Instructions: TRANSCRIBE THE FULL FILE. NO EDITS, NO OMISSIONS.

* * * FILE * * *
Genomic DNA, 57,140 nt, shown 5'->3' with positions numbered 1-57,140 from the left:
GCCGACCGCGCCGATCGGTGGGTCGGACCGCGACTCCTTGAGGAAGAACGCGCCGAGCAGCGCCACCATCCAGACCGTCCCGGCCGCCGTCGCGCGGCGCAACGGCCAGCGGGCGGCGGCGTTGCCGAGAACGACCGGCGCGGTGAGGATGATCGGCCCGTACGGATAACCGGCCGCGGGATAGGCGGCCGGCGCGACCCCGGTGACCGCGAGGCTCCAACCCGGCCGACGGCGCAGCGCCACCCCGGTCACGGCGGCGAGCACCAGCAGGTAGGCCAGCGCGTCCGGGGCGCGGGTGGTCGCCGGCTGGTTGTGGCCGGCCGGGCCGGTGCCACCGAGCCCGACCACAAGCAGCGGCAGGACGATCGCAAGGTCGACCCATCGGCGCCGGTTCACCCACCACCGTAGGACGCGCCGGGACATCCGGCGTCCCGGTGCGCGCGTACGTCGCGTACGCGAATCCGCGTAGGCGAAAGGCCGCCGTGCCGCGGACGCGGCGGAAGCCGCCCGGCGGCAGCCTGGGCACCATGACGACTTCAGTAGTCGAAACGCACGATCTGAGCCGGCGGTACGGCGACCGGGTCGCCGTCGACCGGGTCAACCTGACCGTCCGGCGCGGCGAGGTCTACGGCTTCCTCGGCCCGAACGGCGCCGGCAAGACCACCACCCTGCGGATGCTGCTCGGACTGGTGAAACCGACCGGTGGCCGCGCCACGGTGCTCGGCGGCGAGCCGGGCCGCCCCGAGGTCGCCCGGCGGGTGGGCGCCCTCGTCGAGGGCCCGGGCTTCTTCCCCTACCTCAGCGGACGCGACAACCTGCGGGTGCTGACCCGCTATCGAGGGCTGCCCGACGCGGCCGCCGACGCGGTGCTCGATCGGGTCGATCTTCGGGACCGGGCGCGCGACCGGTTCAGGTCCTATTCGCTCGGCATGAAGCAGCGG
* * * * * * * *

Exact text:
Genomic DNA, 57,140 nt, shown 5'->3' with positions numbered 1-57,140 from the left:
GCCGACCGCGCCGATCGGTGGGTCGGACCGCGACTCCTTGAGGAAGAACGCGCCGAGCAGCGCCACCATCCAGACCGTCCCGGCCGCCGTCGCGCGGCGCAACGGCCAGCGGGCGGCGGCGTTGCCGAGAACGACCGGCGCGGTGAGGATGATCGGCCCGTACGGATAACCGGCCGCGGGATAGGCGGCCGGCGCGACCCCGGTGACCGCGAGGCTCCAACCCGGCCGACGGCGCAGCGCCACCCCGGTCACGGCGGCGAGCACCAGCAGGTAGGCCAGCGCGTCCGGGGCGCGGGTGGTCGCCGGCTGGTTGTGGCCGGCCGGGCCGGTGCCACCGAGCCCGACCACAAGCAGCGGCAGGACGATCGCAAGGTCGACCCATCGGCGCCGGTTCACCCACCACCGTAGGACGCGCCGGGACATCCGGCGTCCCGGTGCGCGCGTACGTCGCGTACGCGAATCCGCGTAGGCGAAAGGCCGCCGTGCCGCGGACGCGGCGGAAGCCGCCCGGCGGCAGCCTGGGCACCATGACGACTTCAGTAGTCGAAACGCACGATCTGAGCCGGCGGTACGGCGACCGGGTCGCCGTCGACCGGGTCAACCTGACCGTCCGGCGCGGCGAGGTCTACGGCTTCCTCGGCCCGAACGGCGCCGGCAAGACCACCACCCTGCGGATGCTGCTCGGACTGGTGAAACCGACCGGTGGCCGCGCCACGGTGCTCGGCGGCGAGCCGGGCCGCCCCGAGGTCGCCCGGCGGGTGGGCGCCCTCGTCGAGGGCCCGGGCTTCTTCCCCTACCTCAGCGGACGCGACAACCTGCGGGTGCTGACCCGCTATCGAGGGCTGCCCGACGCGGCCGCCGACGCGGTGCTCGATCGGGTCGATCTTCGGGACCGGGCGCGCGACCGGTTCAGGTCCTATTCGCTCGGCATGAAGCAGCGG